Injury to the knee joint can cause fractures of one or all the three bones forming the joint. However, knee joint has some special soft tissue structures within and just outside the joint which can get damaged without any bony fracture. In this section, we deal with only these soft tissue injuries.


The injury can be acute following an impact or twisting such as an anterior curiae ligament injury. Injury can be a chronic one i.e. developing slowly due to repeated minor injuries. Pain can be related to overuse where small stresses are repeated a large number of times without allowing adequate recovery, for example running too much too soon or excessive jumping. An overuse injury can also be considered to be acute if it is painful or inflamed.


Types of Knee Injuries:

A knee injury can affect any of the ligaments, tendons or fluid-filled sacs (bursae) that surround your knee joint as well as the bones, cartilage, and ligaments that form the joint itself. Some of the more common knee injuries include:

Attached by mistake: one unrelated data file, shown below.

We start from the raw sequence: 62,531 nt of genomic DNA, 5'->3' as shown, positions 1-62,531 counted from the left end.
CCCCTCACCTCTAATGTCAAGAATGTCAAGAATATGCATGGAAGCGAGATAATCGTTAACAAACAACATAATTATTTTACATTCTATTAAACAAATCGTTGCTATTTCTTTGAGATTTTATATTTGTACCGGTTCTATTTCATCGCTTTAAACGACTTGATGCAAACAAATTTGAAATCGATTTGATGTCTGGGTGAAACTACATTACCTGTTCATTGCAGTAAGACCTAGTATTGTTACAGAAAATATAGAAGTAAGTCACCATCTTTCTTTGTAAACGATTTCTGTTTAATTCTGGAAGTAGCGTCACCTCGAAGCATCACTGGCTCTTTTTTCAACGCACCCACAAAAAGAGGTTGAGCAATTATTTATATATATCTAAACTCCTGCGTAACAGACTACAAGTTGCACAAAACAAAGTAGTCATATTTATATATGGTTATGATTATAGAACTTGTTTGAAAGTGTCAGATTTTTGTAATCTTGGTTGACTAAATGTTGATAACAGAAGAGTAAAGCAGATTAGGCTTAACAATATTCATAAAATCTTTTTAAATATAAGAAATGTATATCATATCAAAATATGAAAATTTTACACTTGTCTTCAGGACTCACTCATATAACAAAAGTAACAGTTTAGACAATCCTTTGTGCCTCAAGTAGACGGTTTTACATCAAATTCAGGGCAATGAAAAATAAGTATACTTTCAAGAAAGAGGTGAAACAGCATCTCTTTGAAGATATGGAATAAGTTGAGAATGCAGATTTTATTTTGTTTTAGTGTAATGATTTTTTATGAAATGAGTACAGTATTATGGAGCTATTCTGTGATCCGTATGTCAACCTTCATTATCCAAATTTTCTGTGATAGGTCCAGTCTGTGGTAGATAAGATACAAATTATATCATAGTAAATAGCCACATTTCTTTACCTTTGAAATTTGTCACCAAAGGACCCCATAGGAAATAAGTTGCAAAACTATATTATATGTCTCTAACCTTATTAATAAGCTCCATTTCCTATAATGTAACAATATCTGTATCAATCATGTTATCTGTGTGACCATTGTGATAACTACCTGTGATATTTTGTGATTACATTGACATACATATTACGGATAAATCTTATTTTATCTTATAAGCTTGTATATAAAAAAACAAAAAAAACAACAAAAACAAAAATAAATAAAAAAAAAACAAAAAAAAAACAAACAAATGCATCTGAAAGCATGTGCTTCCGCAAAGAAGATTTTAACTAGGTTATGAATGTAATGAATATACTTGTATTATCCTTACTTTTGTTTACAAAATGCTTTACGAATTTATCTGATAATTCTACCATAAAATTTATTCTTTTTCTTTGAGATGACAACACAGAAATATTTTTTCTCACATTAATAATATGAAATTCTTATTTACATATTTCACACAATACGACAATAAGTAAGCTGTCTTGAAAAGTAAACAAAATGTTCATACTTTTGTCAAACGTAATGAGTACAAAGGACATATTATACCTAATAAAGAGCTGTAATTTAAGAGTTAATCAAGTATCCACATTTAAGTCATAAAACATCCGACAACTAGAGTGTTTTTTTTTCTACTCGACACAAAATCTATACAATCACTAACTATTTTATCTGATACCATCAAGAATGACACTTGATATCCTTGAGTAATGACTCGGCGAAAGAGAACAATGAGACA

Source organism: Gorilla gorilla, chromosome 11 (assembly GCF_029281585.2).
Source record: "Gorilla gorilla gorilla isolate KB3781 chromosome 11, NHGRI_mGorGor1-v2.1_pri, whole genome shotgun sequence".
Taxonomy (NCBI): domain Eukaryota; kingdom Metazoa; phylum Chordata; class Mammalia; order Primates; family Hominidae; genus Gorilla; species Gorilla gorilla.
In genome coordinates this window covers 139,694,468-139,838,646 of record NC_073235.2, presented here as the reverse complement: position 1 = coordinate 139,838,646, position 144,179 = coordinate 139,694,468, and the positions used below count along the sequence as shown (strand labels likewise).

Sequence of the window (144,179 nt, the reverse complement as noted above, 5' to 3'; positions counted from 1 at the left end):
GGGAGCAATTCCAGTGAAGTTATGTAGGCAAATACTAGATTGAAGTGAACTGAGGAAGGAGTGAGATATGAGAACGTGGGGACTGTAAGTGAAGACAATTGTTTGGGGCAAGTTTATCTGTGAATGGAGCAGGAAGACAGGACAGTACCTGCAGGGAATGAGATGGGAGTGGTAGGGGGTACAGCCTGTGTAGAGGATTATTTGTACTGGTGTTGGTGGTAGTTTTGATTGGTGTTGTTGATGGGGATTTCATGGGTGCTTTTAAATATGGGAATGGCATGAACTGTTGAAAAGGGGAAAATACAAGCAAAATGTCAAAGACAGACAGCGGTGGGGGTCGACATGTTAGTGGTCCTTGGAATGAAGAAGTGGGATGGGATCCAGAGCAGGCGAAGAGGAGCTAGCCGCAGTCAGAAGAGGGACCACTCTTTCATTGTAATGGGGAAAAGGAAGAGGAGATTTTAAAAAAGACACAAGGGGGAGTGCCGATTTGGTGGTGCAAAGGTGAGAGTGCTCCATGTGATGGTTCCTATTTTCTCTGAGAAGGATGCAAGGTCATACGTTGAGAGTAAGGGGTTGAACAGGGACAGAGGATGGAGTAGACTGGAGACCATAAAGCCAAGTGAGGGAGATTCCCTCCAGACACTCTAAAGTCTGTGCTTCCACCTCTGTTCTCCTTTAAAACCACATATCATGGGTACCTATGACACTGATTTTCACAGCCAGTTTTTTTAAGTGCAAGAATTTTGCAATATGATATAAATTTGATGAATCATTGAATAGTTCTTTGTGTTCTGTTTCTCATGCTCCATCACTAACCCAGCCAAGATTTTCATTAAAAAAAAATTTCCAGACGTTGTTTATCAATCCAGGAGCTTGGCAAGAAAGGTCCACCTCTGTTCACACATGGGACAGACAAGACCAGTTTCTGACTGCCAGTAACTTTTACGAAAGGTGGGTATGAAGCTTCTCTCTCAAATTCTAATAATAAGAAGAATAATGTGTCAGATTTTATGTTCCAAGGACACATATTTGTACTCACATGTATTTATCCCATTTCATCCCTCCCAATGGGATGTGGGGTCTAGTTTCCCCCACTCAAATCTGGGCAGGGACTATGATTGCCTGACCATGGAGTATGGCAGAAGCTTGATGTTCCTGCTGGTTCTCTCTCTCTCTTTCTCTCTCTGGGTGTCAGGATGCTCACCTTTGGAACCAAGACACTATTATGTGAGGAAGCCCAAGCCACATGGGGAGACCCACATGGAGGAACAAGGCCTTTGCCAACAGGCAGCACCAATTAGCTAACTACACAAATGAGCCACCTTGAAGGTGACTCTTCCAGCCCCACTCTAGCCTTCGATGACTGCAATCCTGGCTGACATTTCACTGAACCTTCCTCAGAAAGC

• ACL injury: An ACL injury is the tearing of the anterior curiae ligament (ACL) — one of four ligaments that connect your shinbone to thighbone. An ACL injury is particularly common in people who play football, basketball or any forceful activity linked to sudden changes in direction.
  • Torn meniscus: The meniscus is formed of tough, rubbery cartilage and acts as a shock absorber between your shinbone and thighbone. It can be torn if you suddenly twist your knee while bearing weight on it.
  • Knee bursitis: Some knee injuries cause inflammation in the bursae, the small sacs of fluid that cushion the outside of your knee joint so that tendons and ligaments glide smoothly over the joint.
  • Patellar tendinitis: Tendinitis is irritation and inflammation of one or more tendons — the thick, fibrous cords that attach muscles to bones. Runners, skiers, and cyclists are prone to develop inflammation in the patellar tendon, which connects the quadriceps muscle on the front of the thigh to the shinbone.



The location and severity of knee pain may vary, depending on the cause of the problem. Signs and symptoms that sometimes accompany knee pain include:

  • Swelling and stiffness
  • Redness and warmth to the touch
  • Weakness or instability
  • Popping or crunching noises
  • “Locking,” or inability to fully straighten the knee



It is usual to get an X-ray done first which can help detect bone fractures and degenerative joint disease. But it will not show soft tissue injuries which can only be detected by MRI scan.